Court Orders Ban on Sales of Several iPhone Models in China

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The lawsuit along with the recent ban has created uncertainty over Apple’s business in one of its biggest markets. The lawsuit was filed during late 2017 by Qualcomm

A court in China has ordered ban on sale of several Apple iPhone models, ranging from the 6S to iPhone X variants, in the country. Reuters reported that the ban was ordered as a result of Apple violating two patents of chipmaker Qualcomm Inc.

It is to be noted here that China, Hong Kong and Taiwan accounted for about one-fifth of Apple’s total $265.6 billion sales during the last fiscal year.

Apple has filed a reconsideration request with the court. It is being considered as Apple’s first step in appealing against the ban.

Case was filed by Qualcomm

The case against Apple, was initially filed by Qualcomm. It includes dozens of lawsuits and is a part of a global patents dispute between these two US-based giants.

The lawsuit along with the recent ban has created uncertainty over Apple’s business in one of its biggest markets. The court ban has come at a time when Apple is facing falling share prices and diminishing demand for new iPhone models.

Global chipmaker Qualcomm mentioned that the Fuzhou Intermediate People’s Court in China has ordered an immediate ban on sales of older iPhone models, from the iPhone 6S to the iPhone X variants. The court, as per Qualcomm, found that Apple had infringed two patents held by the company.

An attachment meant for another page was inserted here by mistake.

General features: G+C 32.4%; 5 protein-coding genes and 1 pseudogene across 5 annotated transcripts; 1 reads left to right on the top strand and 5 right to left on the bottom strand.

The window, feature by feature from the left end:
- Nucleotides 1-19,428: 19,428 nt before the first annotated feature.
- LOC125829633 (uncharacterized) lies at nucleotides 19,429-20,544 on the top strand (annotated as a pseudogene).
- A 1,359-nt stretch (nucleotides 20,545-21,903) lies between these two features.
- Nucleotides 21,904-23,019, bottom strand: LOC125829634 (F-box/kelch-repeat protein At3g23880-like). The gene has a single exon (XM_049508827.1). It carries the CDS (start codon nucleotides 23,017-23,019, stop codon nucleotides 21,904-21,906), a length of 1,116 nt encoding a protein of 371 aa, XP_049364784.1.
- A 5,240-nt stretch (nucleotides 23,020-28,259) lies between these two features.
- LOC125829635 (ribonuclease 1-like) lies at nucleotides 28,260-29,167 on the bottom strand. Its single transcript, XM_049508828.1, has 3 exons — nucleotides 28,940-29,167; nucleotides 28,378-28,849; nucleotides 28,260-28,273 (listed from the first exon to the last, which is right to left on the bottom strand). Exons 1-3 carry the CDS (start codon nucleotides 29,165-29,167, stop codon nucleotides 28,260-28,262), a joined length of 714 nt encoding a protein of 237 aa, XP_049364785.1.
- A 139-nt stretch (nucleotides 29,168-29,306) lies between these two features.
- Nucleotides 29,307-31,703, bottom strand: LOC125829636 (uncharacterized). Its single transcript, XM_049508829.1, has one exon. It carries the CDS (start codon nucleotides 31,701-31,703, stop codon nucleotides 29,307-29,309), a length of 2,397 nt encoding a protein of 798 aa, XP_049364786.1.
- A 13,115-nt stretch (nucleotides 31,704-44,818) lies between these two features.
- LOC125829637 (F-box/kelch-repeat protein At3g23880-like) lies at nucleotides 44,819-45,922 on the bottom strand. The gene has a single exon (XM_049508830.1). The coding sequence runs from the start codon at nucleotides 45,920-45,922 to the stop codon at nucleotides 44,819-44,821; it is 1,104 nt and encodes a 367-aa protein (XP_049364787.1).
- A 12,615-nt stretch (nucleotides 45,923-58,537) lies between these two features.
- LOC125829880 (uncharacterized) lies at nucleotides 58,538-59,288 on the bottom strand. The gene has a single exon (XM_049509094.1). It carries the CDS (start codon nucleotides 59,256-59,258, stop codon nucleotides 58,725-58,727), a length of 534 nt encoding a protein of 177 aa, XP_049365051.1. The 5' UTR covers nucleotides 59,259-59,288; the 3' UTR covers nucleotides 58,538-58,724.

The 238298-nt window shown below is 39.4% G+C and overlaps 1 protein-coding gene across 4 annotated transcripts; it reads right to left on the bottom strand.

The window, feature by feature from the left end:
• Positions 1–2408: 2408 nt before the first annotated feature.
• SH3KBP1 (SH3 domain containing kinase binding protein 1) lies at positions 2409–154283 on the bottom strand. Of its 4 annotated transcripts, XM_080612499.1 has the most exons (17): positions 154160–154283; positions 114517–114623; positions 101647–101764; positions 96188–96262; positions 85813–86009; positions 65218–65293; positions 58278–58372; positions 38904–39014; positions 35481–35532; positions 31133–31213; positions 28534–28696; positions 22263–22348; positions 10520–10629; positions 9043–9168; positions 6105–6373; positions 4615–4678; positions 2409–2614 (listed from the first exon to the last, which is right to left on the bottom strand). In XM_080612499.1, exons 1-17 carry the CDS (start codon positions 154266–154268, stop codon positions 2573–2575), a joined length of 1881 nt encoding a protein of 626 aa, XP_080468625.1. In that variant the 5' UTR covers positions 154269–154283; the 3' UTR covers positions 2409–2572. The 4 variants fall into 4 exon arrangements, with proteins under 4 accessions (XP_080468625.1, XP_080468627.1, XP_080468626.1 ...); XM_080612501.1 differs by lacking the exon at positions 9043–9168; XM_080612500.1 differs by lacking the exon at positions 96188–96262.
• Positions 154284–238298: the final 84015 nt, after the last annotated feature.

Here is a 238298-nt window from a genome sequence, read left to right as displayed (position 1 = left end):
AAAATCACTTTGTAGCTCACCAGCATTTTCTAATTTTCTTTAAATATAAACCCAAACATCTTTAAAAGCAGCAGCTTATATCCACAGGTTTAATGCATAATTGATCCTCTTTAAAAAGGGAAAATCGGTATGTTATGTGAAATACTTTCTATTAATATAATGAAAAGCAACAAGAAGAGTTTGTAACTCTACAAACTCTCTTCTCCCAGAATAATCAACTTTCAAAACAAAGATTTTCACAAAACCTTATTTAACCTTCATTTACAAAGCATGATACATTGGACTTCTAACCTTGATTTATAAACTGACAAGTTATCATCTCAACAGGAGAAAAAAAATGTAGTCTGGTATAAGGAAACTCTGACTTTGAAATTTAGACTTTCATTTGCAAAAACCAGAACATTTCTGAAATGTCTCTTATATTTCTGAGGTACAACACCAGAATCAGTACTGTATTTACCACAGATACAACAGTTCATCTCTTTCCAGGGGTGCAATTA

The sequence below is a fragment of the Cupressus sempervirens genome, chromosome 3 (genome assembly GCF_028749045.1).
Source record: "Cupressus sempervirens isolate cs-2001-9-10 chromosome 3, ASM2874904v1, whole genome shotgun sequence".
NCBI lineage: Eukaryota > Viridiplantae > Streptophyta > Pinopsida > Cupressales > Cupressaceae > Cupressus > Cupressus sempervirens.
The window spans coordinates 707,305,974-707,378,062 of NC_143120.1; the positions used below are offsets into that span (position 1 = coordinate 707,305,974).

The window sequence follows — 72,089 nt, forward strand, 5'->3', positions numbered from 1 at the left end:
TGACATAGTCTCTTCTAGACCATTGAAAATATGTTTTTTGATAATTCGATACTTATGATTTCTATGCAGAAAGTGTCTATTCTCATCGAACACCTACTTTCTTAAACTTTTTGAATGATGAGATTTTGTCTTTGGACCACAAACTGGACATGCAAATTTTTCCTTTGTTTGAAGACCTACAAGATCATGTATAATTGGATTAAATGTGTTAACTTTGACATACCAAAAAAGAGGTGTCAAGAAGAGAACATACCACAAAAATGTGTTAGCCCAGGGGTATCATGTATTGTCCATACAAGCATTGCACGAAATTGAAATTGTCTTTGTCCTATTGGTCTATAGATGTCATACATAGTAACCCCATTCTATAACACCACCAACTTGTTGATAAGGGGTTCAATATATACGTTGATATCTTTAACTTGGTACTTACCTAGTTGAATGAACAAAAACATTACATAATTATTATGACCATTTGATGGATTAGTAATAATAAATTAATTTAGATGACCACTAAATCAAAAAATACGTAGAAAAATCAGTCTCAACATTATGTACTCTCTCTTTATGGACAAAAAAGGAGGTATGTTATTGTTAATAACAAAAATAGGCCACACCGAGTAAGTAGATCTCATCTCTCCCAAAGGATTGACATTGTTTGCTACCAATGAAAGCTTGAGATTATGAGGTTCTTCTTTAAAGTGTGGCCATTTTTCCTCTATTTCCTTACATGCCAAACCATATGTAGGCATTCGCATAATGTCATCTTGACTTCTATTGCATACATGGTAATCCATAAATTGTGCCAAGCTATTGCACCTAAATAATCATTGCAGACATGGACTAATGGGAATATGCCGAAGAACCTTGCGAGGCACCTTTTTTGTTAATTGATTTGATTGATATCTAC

The lawsuit against Apple was first filed during late 2017 by Qualcomm. In order to enforce the ban, Qualcomm will now have to file separate complaints with the enforcement tribunal. iPhone maker Apple will also get a chance to appeal against the ban in the same tribunal.

iPhone models affected

The list of iPhone models affected by the court order includes iPhone 6S, iPhone 6S Plus, iPhone 7, iPhone 7 Plus, iPhone 8, iPhone 8 Plus and iPhone X. However, the latest range of iPhone models will not be a part of the ban.

Erick Robinson, former Qualcomm lawyer, told Reuters that while Chinese courts had become fairer in recent years, nationalism could sometimes be a factor in rulings. He said, “There is probably a political play here. Apple is a direct competitor to the biggest companies in China, whereas Qualcomm is a supplier.”

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